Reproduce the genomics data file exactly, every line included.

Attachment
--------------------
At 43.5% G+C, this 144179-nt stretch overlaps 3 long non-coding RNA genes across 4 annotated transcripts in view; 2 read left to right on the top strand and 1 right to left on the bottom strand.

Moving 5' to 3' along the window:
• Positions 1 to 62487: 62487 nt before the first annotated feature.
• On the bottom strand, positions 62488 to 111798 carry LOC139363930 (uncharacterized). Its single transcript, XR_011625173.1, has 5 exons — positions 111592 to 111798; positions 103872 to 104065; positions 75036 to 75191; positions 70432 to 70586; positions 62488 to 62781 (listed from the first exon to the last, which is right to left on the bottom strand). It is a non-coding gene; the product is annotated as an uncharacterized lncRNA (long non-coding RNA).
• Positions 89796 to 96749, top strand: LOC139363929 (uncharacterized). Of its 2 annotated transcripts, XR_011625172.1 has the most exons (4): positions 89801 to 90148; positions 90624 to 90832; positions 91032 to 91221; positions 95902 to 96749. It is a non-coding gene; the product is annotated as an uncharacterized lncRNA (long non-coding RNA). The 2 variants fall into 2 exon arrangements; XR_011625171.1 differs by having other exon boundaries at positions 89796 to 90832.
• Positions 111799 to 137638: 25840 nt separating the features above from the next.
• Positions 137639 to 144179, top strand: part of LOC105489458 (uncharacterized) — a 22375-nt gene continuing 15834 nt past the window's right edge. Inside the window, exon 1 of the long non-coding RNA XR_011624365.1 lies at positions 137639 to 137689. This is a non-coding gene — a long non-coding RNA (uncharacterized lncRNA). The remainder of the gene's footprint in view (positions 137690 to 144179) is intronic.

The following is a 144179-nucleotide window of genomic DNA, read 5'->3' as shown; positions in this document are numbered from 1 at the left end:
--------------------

At 43.5% G+C, this 144179-nt stretch overlaps 3 long non-coding RNA genes across 4 annotated transcripts in view; 2 read left to right on the top strand and 1 right to left on the bottom strand.

Moving 5' to 3' along the window:
• Positions 1 to 62487: 62487 nt before the first annotated feature.
• On the bottom strand, positions 62488 to 111798 carry LOC139363930 (uncharacterized). Its single transcript, XR_011625173.1, has 5 exons — positions 111592 to 111798; positions 103872 to 104065; positions 75036 to 75191; positions 70432 to 70586; positions 62488 to 62781 (listed from the first exon to the last, which is right to left on the bottom strand). It is a non-coding gene; the product is annotated as an uncharacterized lncRNA (long non-coding RNA).
• Positions 89796 to 96749, top strand: LOC139363929 (uncharacterized). Of its 2 annotated transcripts, XR_011625172.1 has the most exons (4): positions 89801 to 90148; positions 90624 to 90832; positions 91032 to 91221; positions 95902 to 96749. It is a non-coding gene; the product is annotated as an uncharacterized lncRNA (long non-coding RNA). The 2 variants fall into 2 exon arrangements; XR_011625171.1 differs by having other exon boundaries at positions 89796 to 90832.
• Positions 111799 to 137638: 25840 nt separating the features above from the next.
• Positions 137639 to 144179, top strand: part of LOC105489458 (uncharacterized) — a 22375-nt gene continuing 15834 nt past the window's right edge. Inside the window, exon 1 of the long non-coding RNA XR_011624365.1 lies at positions 137639 to 137689. This is a non-coding gene — a long non-coding RNA (uncharacterized lncRNA). The remainder of the gene's footprint in view (positions 137690 to 144179) is intronic.

The following is a 144179-nucleotide window of genomic DNA, read 5'->3' as shown; positions in this document are numbered from 1 at the left end: